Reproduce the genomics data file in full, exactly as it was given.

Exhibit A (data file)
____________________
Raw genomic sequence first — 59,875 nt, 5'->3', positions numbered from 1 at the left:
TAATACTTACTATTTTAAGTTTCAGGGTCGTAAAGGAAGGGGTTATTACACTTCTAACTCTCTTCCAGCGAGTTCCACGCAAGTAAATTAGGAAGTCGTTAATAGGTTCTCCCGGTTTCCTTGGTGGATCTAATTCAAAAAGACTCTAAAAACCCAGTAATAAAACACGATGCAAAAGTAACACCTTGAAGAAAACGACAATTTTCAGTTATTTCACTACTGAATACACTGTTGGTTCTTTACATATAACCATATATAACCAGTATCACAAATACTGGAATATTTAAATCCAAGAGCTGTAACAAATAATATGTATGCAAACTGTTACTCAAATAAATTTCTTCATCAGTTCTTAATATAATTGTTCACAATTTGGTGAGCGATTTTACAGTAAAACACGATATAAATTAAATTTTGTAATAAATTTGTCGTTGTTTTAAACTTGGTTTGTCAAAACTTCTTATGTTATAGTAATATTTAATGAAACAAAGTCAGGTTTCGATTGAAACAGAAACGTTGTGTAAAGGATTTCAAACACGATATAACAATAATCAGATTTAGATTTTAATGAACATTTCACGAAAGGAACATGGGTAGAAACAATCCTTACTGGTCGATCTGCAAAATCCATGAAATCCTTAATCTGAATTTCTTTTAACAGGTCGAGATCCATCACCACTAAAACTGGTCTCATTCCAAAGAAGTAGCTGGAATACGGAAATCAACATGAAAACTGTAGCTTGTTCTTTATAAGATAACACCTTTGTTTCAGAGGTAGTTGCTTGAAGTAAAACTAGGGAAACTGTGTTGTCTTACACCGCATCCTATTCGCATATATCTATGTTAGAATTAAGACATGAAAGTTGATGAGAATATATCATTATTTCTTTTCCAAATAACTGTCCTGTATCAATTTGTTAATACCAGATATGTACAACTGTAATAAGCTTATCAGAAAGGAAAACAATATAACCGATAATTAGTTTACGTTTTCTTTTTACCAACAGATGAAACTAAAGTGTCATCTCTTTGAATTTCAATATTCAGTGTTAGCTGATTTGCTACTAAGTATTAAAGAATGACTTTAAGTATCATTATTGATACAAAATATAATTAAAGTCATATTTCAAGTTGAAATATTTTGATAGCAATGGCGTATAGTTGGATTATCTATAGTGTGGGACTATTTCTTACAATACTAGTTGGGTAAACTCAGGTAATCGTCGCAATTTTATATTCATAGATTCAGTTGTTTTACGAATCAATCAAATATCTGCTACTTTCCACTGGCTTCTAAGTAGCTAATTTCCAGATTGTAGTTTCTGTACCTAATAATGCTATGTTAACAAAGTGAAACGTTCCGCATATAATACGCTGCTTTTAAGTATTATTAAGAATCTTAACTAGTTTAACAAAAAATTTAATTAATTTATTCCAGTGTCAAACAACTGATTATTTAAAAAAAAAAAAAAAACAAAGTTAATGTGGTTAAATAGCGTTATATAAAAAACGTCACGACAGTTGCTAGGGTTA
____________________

Raw genomic sequence first — 59,875 nt, 5'->3', positions numbered from 1 at the left:
TAATACTTACTATTTTAAGTTTCAGGGTCGTAAAGGAAGGGGTTATTACACTTCTAACTCTCTTCCAGCGAGTTCCACGCAAGTAAATTAGGAAGTCGTTAATAGGTTCTCCCGGTTTCCTTGGTGGATCTAATTCAAAAAGACTCTAAAAACCCAGTAATAAAACACGATGCAAAAGTAACACCTTGAAGAAAACGACAATTTTCAGTTATTTCACTACTGAATACACTGTTGGTTCTTTACATATAACCATATATAACCAGTATCACAAATACTGGAATATTTAAATCCAAGAGCTGTAACAAATAATATGTATGCAAACTGTTACTCAAATAAATTTCTTCATCAGTTCTTAATATAATTGTTCACAATTTGGTGAGCGATTTTACAGTAAAACACGATATAAATTAAATTTTGTAATAAATTTGTCGTTGTTTTAAACTTGGTTTGTCAAAACTTCTTATGTTATAGTAATATTTAATGAAACAAAGTCAGGTTTCGATTGAAACAGAAACGTTGTGTAAAGGATTTCAAACACGATATAACAATAATCAGATTTAGATTTTAATGAACATTTCACGAAAGGAACATGGGTAGAAACAATCCTTACTGGTCGATCTGCAAAATCCATGAAATCCTTAATCTGAATTTCTTTTAACAGGTCGAGATCCATCACCACTAAAACTGGTCTCATTCCAAAGAAGTAGCTGGAATACGGAAATCAACATGAAAACTGTAGCTTGTTCTTTATAAGATAACACCTTTGTTTCAGAGGTAGTTGCTTGAAGTAAAACTAGGGAAACTGTGTTGTCTTACACCGCATCCTATTCGCATATATCTATGTTAGAATTAAGACATGAAAGTTGATGAGAATATATCATTATTTCTTTTCCAAATAACTGTCCTGTATCAATTTGTTAATACCAGATATGTACAACTGTAATAAGCTTATCAGAAAGGAAAACAATATAACCGATAATTAGTTTACGTTTTCTTTTTACCAACAGATGAAACTAAAGTGTCATCTCTTTGAATTTCAATATTCAGTGTTAGCTGATTTGCTACTAAGTATTAAAGAATGACTTTAAGTATCATTATTGATACAAAATATAATTAAAGTCATATTTCAAGTTGAAATATTTTGATAGCAATGGCGTATAGTTGGATTATCTATAGTGTGGGACTATTTCTTACAATACTAGTTGGGTAAACTCAGGTAATCGTCGCAATTTTATATTCATAGATTCAGTTGTTTTACGAATCAATCAAATATCTGCTACTTTCCACTGGCTTCTAAGTAGCTAATTTCCAGATTGTAGTTTCTGTACCTAATAATGCTATGTTAACAAAGTGAAACGTTCCGCATATAATACGCTGCTTTTAAGTATTATTAAGAATCTTAACTAGTTTAACAAAAAATTTAATTAATTTATTCCAGTGTCAAACAACTGATTATTTAAAAAAAAAAAAAAAACAAAGTTAATGTGGTTAAATAGCGTTATATAAAAAACGTCACGACAGTTGCTAGGGTTA